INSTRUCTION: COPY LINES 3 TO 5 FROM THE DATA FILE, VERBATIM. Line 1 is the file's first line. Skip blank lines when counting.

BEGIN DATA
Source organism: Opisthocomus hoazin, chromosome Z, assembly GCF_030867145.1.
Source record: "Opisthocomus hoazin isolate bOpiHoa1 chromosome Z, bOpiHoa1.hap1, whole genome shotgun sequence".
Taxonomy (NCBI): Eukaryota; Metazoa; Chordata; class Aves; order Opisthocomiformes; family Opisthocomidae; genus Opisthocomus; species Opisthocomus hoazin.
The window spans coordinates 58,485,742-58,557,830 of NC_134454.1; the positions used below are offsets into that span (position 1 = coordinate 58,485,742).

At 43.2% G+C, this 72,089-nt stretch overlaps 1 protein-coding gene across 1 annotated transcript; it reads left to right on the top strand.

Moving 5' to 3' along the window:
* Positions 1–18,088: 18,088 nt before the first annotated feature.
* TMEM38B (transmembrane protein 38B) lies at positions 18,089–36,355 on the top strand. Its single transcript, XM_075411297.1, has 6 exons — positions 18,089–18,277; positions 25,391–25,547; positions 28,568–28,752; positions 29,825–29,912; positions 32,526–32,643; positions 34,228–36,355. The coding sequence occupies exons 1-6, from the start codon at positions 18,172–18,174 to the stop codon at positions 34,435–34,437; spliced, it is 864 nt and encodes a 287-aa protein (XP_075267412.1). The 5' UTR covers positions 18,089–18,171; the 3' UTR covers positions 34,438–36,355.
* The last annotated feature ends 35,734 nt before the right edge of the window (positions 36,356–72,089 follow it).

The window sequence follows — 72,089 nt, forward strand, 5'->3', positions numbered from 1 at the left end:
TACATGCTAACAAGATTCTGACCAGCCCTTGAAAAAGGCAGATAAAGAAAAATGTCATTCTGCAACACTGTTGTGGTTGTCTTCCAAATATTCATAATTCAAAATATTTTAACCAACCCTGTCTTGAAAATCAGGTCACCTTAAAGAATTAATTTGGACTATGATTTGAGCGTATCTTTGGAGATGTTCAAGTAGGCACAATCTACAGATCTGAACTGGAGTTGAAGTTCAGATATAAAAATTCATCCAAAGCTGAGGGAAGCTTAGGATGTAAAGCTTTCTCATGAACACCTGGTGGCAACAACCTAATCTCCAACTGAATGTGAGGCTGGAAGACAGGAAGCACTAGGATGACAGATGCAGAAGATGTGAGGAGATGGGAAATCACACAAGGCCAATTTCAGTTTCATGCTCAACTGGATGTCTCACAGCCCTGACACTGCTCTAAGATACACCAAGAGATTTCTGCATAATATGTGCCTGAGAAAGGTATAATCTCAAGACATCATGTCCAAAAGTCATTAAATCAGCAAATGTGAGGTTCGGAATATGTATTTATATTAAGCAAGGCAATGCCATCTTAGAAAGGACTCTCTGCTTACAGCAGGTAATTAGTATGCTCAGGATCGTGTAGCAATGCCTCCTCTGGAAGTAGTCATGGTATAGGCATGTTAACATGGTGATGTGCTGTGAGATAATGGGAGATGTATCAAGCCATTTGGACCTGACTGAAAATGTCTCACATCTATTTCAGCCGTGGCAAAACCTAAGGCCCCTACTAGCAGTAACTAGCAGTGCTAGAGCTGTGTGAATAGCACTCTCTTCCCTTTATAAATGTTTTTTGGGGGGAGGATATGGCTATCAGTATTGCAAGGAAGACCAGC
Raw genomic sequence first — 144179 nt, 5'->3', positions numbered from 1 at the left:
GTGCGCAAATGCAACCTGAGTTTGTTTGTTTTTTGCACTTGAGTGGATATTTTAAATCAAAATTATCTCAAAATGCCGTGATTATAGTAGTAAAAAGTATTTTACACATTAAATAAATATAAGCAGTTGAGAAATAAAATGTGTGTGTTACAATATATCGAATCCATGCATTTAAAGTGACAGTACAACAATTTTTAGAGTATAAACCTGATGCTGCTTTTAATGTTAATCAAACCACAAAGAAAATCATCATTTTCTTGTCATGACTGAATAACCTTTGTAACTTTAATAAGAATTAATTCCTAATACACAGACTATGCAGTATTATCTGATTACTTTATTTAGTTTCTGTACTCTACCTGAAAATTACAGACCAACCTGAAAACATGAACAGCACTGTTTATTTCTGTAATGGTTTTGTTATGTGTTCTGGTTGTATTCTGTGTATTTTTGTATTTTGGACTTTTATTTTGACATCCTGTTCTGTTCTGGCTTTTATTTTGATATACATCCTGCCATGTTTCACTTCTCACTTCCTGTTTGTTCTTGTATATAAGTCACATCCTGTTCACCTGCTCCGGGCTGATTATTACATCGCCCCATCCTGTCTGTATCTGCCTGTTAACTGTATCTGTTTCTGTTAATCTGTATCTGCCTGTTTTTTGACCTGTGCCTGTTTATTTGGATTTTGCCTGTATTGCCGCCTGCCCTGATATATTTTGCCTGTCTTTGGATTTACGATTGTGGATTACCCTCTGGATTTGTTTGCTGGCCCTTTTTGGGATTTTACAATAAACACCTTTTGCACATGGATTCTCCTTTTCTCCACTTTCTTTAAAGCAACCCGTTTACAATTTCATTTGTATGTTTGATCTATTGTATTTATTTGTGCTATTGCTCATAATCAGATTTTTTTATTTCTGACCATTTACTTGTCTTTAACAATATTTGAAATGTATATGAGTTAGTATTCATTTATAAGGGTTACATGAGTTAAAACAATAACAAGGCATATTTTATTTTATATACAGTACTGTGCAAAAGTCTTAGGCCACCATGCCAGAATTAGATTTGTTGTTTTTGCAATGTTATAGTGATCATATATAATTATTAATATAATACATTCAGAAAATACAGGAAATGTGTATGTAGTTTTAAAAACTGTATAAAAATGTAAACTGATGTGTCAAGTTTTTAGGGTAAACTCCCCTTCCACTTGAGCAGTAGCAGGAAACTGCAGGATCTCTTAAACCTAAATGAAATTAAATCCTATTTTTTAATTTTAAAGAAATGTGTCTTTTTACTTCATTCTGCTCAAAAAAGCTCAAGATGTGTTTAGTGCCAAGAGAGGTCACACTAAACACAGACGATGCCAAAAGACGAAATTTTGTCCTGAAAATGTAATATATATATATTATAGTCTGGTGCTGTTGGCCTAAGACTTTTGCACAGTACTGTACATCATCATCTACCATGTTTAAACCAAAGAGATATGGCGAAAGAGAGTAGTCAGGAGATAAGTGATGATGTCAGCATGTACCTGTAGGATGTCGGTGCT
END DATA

Taxonomy (NCBI): Eukaryota; Metazoa; Chordata; class Aves; order Opisthocomiformes; family Opisthocomidae; genus Opisthocomus; species Opisthocomus hoazin.
The window spans coordinates 58,485,742-58,557,830 of NC_134454.1; the positions used below are offsets into that span (position 1 = coordinate 58,485,742).

At 43.2% G+C, this 72,089-nt stretch overlaps 1 protein-coding gene across 1 annotated transcript; it reads left to right on the top strand.